State of the Left
Shooting old horses in cold blood
If volatility is the quirk of present day markets, it is now the nightmare of today’s politics. Voters cannot punish the bankers. But they punish underperforming governments with ever more fervour. They "shoot old horses in cold blood."
This metaphor used in our Greek election feature speaks to the stark choice which confronts many mainstream political parties across Europe: they must raise their game; or face oblivion.
Greece and Ireland might be somewhat extreme cases in the European context but a comparison of their last two elections says something: PASOK plummeted from 46% to 12%, as one of the most stable party systems in Europe was blown sky high; and Fianna Fail, the once domineering force of Irish political life, dropped from 42% to 17%.
This anger is dividing our societies: the young are pitched against the old; the poor against the rich; the less-educated against the well-educated; the labour market insiders against the outsiders. Greater polarisation looks inevitable, causing even more fragmentation in our political systems, many of which are already ridden with populist and single-issue parties.
The challenges of a coherent strategy for governing which speaks to these tensions is evident. But the political mainstream, and social democrats in particular, also need to raise their game to tap into the political energy of new generations and groups, closing the gap between new social movements and decaying old political parties.
This is doubly important as electoral politics remains the lead avenue for societal change. The last year in the US is instructive: Occupy chose to challenge politics from the outside with its lasting impact still to be defined, whilst the Tea Party mobilised within the system and has already made a radical mark on American society and the Republican party.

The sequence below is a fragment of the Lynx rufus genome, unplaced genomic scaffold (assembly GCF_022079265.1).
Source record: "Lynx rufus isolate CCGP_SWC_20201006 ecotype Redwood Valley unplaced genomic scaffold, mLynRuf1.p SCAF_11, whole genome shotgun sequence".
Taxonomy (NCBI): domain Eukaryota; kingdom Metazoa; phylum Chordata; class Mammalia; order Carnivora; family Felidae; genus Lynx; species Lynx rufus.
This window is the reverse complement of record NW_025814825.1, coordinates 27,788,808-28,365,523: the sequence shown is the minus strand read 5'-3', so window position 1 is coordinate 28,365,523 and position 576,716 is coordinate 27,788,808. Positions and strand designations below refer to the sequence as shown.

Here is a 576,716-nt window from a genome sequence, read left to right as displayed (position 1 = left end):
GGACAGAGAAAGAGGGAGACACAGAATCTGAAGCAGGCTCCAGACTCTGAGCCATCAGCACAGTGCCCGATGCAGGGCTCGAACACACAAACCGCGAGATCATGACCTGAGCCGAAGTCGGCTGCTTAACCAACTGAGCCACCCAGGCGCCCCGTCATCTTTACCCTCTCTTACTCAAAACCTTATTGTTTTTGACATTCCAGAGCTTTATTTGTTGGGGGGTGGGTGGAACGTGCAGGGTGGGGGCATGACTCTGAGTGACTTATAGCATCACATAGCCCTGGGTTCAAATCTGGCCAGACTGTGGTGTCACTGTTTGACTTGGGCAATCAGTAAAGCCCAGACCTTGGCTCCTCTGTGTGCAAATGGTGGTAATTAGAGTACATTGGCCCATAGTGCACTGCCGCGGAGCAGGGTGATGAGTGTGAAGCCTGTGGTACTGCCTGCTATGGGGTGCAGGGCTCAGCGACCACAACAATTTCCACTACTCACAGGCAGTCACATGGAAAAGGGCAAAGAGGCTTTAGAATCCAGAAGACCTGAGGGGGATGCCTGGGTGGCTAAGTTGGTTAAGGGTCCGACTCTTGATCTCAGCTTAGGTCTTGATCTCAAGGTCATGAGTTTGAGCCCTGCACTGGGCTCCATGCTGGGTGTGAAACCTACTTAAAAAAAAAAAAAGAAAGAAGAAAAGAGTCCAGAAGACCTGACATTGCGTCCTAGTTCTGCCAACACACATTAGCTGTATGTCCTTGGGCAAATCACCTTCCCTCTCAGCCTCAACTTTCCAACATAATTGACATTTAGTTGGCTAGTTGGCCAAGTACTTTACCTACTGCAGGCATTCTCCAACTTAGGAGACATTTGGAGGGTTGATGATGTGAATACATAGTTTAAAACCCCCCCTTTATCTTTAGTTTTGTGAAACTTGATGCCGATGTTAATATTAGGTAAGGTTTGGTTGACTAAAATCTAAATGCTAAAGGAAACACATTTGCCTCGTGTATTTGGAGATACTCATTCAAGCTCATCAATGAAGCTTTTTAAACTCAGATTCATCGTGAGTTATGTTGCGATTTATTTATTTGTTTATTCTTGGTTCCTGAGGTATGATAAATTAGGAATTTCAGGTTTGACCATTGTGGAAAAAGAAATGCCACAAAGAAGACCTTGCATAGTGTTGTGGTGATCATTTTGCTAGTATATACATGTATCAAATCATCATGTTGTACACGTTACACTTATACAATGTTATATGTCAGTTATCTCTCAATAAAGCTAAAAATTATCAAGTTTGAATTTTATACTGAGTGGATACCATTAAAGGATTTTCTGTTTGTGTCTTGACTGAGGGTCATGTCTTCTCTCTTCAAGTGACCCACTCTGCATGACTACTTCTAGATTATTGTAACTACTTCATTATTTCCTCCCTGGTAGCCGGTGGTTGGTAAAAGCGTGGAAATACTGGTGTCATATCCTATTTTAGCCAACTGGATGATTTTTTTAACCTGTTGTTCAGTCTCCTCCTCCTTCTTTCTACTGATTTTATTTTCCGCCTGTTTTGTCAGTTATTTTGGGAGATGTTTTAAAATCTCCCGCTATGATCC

Back in Europe all eyes remain on Francois Hollande: he captured the political energy in French society; he now must confront the challenges of government. The left is watching nervously.
Policy Network political observers
Reporting monthly from across
the world, "State of the Left" features both regular columists and guest
Greece: Shooting horses in cold blood
“PASOK failed dramatically to manage the crisis effectively and justly. Under such circumstances, voters severely punish incumbents if they underperform. They "shoot horses in cold blood" and that is what they did. The June vote was a rational vote.” By Gerassimos Moschonas
France: The paradoxes of the Hollande Presidency
"It is a sign of the times that one of the most powerful mandates in French political history offers precious little room for maneuver… Hollandism could turn out to be no more than Sarkozyism with a human face or the beginning of a new kind of “conservative progressivism” in Europe." By Eddy Fougier
Netherlands: Eurocrisis election: a fight across all frontiers
“The september Dutch election battle will take
place across two frontiers at the same time: the traditional Left-Right fight;
and the new Europe fight within the Left camp....between a pro-EU social
democratic party (PvdA) and an anti-(neoliberal) EU social democratic party
(SP)." By Rene Cuperus
UK: All's not well in Tory Britain
"Posturing as a new Conservative with a strong moral compass came quite easy to David Cameron in opposition; but in the end you need a plan, not just a sound bite…. In this, Labour can learn from both the travails of the Coalition and the challenges of the European left." By Hopi Sen
Germany: Problems with an old acquaintance
"With the social democrats flip-flopping between supporting and criticising the government’s European strategy…the Left Party in Germany is edging towards a more populist and aggressive course which could potentially deal the SPD a treble blow " By Michael Miebach
Australia: Governing with the Greens
"The positioning of the Greens is making a divisive mark on Australian politics as the Gillard government’s new carbon tax takes effect… political strategists on both sides believe it will be the issue that settles the fate of Julia Gillard's Government " By David Hetherington
US: Beyond Obamacare
"President Obama has been ticking the boxes of key Democratic constituencies, but his failure to choose between Keynesianism and austerity, as opposed to an incoherent mix of both, will make it harder for him to define and defend his record."
By Michael Lind
Italy: The tricky nature of Grillo's populism
centre-left Partito Democratico is leading in the polls but it is torn
between Mario Monti’s liberal reforms and the traditional values of the
Left...Despite ranking first, the PD remains the sick man of Italian
party politics.” By Marco Giuli
Norway: Head against the ceiling
“Meeting the high expectations of Norwegian voters is becoming increasingly
difficult for the Labour-led coalition… In sum, the Norwegian “welfare-model” is
so expensive that simply maintaining the current level is very testing” By Sten Inge Jørgensen